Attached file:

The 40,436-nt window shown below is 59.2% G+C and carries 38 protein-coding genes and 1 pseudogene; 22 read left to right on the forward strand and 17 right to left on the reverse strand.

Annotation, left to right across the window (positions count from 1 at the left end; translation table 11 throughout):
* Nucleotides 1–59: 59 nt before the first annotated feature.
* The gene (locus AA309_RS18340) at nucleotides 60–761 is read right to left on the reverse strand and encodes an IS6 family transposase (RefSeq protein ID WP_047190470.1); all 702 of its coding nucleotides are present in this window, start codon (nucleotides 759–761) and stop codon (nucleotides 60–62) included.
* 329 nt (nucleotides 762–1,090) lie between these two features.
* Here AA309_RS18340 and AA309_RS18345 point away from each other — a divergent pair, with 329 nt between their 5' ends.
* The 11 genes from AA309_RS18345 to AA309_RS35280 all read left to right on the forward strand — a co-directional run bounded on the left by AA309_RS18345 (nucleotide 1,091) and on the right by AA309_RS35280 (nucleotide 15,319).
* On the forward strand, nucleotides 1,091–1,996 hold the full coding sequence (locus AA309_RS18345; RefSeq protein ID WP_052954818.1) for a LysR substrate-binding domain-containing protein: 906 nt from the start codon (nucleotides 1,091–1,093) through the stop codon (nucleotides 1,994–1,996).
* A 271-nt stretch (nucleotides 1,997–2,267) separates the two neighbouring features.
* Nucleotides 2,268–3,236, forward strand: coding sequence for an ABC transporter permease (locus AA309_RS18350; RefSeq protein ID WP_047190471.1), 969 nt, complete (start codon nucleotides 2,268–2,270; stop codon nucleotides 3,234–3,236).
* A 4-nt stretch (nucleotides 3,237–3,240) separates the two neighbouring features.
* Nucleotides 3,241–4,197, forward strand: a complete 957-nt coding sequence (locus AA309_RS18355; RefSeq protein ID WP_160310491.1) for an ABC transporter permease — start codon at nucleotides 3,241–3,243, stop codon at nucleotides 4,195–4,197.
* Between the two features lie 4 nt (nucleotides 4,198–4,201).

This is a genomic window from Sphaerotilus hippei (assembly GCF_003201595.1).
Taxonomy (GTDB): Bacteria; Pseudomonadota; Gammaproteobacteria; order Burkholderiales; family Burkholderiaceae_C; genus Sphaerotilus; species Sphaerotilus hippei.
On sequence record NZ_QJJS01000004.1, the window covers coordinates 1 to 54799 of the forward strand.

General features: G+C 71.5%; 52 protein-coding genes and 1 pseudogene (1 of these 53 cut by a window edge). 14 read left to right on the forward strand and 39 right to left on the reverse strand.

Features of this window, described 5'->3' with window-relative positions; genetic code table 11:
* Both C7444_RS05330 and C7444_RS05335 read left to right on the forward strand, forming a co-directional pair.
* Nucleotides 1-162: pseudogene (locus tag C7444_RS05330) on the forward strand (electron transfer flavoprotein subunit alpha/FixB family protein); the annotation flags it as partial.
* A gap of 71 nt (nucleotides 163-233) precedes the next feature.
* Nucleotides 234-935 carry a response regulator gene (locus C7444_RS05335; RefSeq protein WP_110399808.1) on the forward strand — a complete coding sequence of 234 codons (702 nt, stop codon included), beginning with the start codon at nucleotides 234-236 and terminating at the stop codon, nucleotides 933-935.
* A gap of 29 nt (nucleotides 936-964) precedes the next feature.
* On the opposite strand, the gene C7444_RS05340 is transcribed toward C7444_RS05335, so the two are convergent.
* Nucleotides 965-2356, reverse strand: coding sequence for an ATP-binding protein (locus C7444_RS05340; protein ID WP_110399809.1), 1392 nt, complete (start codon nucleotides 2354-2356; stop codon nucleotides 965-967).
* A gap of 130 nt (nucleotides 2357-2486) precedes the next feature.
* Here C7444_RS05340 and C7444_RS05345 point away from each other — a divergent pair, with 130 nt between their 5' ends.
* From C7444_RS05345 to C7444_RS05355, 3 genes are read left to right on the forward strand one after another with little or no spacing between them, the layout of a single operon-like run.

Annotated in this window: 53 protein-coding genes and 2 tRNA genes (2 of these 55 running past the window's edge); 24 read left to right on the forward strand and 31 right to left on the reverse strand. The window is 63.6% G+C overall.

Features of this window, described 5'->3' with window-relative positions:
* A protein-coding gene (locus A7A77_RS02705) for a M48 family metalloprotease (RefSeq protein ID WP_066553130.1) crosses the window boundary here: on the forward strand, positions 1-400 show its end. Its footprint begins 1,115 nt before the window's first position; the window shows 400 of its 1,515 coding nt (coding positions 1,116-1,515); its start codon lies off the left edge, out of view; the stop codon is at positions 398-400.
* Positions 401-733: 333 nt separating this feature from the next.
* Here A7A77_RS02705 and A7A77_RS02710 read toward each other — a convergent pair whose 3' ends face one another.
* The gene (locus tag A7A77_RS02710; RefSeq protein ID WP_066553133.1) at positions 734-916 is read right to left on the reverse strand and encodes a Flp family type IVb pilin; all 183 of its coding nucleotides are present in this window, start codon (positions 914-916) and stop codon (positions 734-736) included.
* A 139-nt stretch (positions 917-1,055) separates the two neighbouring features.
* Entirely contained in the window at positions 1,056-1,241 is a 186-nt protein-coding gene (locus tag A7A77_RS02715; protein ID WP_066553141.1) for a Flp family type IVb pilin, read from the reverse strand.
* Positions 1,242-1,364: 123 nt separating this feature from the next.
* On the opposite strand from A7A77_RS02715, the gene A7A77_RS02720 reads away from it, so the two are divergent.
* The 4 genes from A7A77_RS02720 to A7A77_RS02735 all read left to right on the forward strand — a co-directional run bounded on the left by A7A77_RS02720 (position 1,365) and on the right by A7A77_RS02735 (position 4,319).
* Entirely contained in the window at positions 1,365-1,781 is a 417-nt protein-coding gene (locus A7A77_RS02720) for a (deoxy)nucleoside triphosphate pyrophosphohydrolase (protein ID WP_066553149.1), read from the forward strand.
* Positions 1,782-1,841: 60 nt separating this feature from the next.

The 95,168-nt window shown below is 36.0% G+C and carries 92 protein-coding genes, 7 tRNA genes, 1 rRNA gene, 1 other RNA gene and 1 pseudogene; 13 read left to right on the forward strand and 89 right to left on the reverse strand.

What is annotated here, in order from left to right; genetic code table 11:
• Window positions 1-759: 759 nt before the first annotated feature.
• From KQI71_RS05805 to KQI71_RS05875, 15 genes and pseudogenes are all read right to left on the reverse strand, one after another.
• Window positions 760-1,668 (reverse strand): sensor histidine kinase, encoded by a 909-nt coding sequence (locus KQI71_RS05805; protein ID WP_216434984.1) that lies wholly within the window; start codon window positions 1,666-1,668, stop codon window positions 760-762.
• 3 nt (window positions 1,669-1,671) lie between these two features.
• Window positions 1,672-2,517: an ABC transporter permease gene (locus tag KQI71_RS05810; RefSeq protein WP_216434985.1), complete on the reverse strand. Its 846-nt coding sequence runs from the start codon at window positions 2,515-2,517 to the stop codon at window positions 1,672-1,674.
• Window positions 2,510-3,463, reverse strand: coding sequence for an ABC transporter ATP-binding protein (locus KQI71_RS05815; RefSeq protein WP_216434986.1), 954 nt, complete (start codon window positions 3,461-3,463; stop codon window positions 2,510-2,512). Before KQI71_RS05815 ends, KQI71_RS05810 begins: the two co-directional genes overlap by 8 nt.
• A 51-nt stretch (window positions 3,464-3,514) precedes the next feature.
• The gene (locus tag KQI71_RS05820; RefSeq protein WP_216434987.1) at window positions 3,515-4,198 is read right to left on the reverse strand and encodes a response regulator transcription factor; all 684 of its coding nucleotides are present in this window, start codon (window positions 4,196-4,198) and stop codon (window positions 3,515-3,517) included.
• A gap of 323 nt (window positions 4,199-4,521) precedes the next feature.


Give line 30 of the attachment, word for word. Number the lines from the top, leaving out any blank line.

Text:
Features of this window, described 5'->3' with window-relative positions: